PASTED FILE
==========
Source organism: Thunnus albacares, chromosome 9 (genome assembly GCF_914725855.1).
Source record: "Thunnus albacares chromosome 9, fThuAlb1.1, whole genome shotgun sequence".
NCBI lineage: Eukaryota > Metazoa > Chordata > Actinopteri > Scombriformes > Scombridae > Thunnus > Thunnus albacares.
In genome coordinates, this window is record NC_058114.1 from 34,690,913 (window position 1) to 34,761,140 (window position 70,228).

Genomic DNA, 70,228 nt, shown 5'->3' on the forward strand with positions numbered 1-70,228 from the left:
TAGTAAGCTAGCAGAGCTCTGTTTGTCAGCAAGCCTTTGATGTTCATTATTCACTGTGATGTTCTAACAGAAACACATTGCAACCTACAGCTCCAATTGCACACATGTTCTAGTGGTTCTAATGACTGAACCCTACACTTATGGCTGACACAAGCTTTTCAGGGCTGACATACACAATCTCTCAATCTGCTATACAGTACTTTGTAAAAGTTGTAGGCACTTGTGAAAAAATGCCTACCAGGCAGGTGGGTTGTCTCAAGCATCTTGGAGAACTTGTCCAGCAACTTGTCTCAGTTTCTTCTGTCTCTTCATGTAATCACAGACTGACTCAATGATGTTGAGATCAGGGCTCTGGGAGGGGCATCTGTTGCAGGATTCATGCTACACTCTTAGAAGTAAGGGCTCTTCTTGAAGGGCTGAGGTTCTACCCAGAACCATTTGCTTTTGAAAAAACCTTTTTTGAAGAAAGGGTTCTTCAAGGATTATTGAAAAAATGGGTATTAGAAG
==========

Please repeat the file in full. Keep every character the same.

Source organism: Thunnus albacares, chromosome 9 (genome assembly GCF_914725855.1).
Source record: "Thunnus albacares chromosome 9, fThuAlb1.1, whole genome shotgun sequence".
NCBI lineage: Eukaryota > Metazoa > Chordata > Actinopteri > Scombriformes > Scombridae > Thunnus > Thunnus albacares.
In genome coordinates, this window is record NC_058114.1 from 34,690,913 (window position 1) to 34,761,140 (window position 70,228).

Genomic DNA, 70,228 nt, shown 5'->3' on the forward strand with positions numbered 1-70,228 from the left:
TAGTAAGCTAGCAGAGCTCTGTTTGTCAGCAAGCCTTTGATGTTCATTATTCACTGTGATGTTCTAACAGAAACACATTGCAACCTACAGCTCCAATTGCACACATGTTCTAGTGGTTCTAATGACTGAACCCTACACTTATGGCTGACACAAGCTTTTCAGGGCTGACATACACAATCTCTCAATCTGCTATACAGTACTTTGTAAAAGTTGTAGGCACTTGTGAAAAAATGCCTACCAGGCAGGTGGGTTGTCTCAAGCATCTTGGAGAACTTGTCCAGCAACTTGTCTCAGTTTCTTCTGTCTCTTCATGTAATCACAGACTGACTCAATGATGTTGAGATCAGGGCTCTGGGAGGGGCATCTGTTGCAGGATTCATGCTACACTCTTAGAAGTAAGGGCTCTTCTTGAAGGGCTGAGGTTCTACCCAGAACCATTTGCTTTTGAAAAAACCTTTTTTGAAGAAAGGGTTCTTCAAGGATTATTGAAAAAATGGGTATTAGAAG